Refugees tell of beatings, killings by Serbs

August 04, 1992|By New York Times News Service

KARLOVAC, Croatia -- They differ in the details, but the outlines of their stories coincide with chilling clarity. These are Croatian and Muslim refugees who have fled the fighting in Bosnia-Herzegovina, and they speak of having been herded by the tens of thousands into camps where they witnessed beatings and shootings of prisoners by masked Serbian guards.

The refugees taking shelter beneath trees in the sweltering heat of this makeshift camp 40 miles south of Zagreb did not appear to be recounting rehearsed stories or rumors.

Three of the witnesses talked of a prison in a primary school in Trnopolje, a village near the Bosnian town of Kozarac.

"They were beating people, killing them. I saw it," said Rebija Alic, a 32-year-old woman who said she was held there with her 4-year-old son for 17 days. She said men and women slept on the tile floors of the classrooms. The guards wore masks, she said, and inmates were allowed only a few drops of dirty water a day from the pump out front.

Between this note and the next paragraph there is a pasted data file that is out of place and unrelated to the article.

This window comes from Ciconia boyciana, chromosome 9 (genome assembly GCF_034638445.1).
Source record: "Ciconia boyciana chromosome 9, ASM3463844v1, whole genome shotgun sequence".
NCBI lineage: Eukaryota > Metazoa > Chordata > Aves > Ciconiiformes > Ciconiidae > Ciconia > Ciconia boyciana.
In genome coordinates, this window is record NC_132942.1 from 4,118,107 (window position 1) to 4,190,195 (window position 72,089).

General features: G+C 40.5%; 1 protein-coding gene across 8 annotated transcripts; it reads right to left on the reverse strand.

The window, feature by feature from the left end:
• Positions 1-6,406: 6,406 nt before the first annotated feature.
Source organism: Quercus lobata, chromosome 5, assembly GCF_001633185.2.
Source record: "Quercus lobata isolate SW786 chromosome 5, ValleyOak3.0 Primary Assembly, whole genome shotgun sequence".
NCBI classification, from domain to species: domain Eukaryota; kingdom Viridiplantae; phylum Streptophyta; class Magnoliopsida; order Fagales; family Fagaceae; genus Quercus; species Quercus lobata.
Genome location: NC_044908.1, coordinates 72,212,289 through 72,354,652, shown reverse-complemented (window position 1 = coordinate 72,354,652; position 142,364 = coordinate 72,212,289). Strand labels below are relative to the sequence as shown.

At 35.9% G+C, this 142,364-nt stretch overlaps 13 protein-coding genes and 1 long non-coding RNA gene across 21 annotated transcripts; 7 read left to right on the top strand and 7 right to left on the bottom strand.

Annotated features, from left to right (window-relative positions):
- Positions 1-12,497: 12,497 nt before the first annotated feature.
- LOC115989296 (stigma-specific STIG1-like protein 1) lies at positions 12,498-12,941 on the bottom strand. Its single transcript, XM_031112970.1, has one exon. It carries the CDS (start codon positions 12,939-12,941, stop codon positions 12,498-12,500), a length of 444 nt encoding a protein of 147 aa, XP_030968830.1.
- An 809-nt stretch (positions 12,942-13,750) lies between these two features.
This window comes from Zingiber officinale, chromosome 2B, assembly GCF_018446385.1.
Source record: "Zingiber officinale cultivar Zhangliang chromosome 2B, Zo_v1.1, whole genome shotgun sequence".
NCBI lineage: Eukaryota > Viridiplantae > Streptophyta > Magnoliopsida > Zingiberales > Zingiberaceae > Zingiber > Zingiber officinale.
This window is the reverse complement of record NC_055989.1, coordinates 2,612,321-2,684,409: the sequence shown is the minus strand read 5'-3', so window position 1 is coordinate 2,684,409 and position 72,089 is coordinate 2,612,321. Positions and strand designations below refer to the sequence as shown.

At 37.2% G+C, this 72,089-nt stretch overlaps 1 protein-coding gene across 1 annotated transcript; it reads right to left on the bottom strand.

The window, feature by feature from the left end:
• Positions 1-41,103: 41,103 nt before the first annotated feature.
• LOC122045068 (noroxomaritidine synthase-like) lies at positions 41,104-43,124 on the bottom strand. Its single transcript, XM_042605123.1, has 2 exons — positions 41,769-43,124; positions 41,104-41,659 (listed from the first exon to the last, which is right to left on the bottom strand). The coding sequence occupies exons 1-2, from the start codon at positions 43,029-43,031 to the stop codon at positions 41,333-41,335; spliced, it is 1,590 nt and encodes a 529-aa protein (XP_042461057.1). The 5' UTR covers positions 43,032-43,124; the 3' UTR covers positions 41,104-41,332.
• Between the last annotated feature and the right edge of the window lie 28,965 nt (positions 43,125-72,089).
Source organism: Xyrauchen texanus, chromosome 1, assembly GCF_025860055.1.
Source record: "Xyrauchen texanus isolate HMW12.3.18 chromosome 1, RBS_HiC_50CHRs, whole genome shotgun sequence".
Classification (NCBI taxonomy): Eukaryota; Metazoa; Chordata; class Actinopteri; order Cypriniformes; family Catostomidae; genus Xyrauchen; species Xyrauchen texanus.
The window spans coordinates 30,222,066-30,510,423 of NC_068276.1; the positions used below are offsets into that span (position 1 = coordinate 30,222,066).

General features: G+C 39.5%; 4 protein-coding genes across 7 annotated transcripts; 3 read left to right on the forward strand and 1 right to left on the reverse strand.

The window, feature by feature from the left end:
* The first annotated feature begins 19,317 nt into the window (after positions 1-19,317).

Hava Grabic, 39, said she went to a ceramics factory in the nearby Bosnian city of Prijedor in search of her missing husband. She said she walked the chain-link fence surrounding the building, and said she saw hundreds, perhaps thousands, of men on the other side.

"They were like those hungry people in Africa who crave bread," she said. "They had long hair, beards. They wore rags. They looked hungry, thirsty." She said she did not see her husband.

The people interviewed came from the area near Kozarac, a heavily Muslim town that was the target of a Serbian "ethnic cleansing" operation in late May and early June. They said they saw civilians being executed on the spot by armed men with automatic rifles and said that some buildings in the town had been leveled.

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